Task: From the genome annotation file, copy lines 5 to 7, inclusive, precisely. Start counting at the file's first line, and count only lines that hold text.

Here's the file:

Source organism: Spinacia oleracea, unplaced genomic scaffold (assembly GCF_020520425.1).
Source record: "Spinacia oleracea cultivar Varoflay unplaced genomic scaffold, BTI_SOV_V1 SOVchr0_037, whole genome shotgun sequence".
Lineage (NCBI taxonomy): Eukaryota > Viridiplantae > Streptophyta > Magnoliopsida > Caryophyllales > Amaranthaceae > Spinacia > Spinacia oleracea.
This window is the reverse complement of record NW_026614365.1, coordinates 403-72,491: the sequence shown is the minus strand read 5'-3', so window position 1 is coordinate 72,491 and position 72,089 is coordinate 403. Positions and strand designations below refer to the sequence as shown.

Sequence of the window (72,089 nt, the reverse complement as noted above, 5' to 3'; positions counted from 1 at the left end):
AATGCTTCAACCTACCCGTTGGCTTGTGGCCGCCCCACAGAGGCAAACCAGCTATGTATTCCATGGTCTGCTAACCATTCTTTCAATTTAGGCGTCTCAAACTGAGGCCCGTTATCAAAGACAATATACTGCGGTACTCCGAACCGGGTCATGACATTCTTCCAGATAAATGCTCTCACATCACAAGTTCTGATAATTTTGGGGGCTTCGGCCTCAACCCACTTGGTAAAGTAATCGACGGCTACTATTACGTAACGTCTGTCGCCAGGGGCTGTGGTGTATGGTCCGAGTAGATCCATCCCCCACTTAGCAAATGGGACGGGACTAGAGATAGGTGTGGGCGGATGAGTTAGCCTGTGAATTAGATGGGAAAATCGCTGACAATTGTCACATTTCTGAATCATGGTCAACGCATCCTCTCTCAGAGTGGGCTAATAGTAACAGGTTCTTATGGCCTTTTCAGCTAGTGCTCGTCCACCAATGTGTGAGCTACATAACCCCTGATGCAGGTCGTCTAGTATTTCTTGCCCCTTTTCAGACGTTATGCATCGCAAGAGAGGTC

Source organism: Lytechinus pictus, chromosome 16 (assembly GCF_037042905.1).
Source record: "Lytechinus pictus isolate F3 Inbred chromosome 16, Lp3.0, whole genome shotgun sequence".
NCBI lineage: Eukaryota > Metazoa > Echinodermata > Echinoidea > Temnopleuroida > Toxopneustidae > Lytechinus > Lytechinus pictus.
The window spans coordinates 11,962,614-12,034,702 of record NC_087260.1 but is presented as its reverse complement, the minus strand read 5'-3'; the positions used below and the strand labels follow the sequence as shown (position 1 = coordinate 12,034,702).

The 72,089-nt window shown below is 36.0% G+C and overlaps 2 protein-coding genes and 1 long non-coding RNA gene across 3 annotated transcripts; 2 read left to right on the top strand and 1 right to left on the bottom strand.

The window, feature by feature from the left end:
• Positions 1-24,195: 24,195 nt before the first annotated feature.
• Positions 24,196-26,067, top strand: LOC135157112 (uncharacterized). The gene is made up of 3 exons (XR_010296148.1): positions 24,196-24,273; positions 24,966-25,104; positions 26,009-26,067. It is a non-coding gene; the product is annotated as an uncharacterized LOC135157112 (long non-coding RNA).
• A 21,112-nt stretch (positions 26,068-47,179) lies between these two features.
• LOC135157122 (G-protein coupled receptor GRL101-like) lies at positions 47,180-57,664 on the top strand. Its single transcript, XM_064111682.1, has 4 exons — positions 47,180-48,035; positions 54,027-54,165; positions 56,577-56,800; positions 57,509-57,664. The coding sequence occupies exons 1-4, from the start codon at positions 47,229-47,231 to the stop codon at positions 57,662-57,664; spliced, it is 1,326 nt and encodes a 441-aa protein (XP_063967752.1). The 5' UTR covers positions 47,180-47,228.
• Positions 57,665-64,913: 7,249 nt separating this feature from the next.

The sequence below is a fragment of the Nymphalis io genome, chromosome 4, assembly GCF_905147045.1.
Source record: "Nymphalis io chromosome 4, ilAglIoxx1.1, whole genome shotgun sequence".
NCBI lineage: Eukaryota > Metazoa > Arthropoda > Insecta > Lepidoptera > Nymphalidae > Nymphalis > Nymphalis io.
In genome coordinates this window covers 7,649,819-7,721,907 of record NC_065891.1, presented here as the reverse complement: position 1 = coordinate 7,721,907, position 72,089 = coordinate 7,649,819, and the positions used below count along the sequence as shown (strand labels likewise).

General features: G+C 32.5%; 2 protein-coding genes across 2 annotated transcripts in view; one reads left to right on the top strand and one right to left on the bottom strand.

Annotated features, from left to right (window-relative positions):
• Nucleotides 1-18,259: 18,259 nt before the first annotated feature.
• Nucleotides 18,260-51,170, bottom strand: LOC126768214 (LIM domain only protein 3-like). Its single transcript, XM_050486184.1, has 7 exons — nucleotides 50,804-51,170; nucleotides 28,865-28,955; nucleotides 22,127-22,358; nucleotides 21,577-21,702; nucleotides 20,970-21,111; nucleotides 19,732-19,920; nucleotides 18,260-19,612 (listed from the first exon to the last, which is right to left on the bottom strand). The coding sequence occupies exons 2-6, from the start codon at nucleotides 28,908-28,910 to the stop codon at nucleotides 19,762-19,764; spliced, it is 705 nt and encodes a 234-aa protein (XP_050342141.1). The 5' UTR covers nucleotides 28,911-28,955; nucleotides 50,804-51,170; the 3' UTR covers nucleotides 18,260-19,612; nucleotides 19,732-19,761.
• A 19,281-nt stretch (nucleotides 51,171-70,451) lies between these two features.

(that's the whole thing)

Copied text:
Sequence of the window (72,089 nt, the reverse complement as noted above, 5' to 3'; positions counted from 1 at the left end):
AATGCTTCAACCTACCCGTTGGCTTGTGGCCGCCCCACAGAGGCAAACCAGCTATGTATTCCATGGTCTGCTAACCATTCTTTCAATTTAGGCGTCTCAAACTGAGGCCCGTTATCAAAGACAATATACTGCGGTACTCCGAACCGGGTCATGACATTCTTCCAGATAAATGCTCTCACATCACAAGTTCTGATAATTTTGGGGGCTTCGGCCTCAACCCACTTGGTAAAGTAATCGACGGCTACTATTACGTAACGTCTGTCGCCAGGGGCTGTGGTGTATGGTCCGAGTAGATCCATCCCCCACTTAGCAAATGGGACGGGACTAGAGATAGGTGTGGGCGGATGAGTTAGCCTGTGAATTAGATGGGAAAATCGCTGACAATTGTCACATTTCTGAATCATGGTCAACGCATCCTCTCTCAGAGTGGGCTAATAGTAACAGGTTCTTATGGCCTTTTCAGCTAGTGCTCGTCCACCAATGTGTGAGCTACATAACCCCTGATGCAGGTCGTCTAGTATTTCTTGCCCCTTTTCAGACGTTATGCATCGCAAGAGAGGTC

Source organism: Lytechinus pictus, chromosome 16 (assembly GCF_037042905.1).